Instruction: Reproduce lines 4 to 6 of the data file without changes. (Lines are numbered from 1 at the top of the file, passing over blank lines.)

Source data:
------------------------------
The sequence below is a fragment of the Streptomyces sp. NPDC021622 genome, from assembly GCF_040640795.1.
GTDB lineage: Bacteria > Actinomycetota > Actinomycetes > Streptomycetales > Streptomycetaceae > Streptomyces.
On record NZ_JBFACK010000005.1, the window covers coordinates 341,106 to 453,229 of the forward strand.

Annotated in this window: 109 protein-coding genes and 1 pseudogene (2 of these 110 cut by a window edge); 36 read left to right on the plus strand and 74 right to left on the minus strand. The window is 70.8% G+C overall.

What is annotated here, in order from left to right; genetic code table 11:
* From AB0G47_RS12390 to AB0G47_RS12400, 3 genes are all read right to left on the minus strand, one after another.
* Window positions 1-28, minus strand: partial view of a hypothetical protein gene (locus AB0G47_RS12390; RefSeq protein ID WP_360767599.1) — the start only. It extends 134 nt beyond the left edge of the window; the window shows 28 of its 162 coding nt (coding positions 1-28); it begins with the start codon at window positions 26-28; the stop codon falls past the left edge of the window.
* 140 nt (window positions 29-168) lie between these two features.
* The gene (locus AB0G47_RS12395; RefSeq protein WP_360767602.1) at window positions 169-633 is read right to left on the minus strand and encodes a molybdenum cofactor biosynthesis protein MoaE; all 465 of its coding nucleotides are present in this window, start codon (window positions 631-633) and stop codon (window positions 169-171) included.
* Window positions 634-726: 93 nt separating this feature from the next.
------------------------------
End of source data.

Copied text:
Annotated in this window: 109 protein-coding genes and 1 pseudogene (2 of these 110 cut by a window edge); 36 read left to right on the plus strand and 74 right to left on the minus strand. The window is 70.8% G+C overall.

What is annotated here, in order from left to right; genetic code table 11:
* From AB0G47_RS12390 to AB0G47_RS12400, 3 genes are all read right to left on the minus strand, one after another.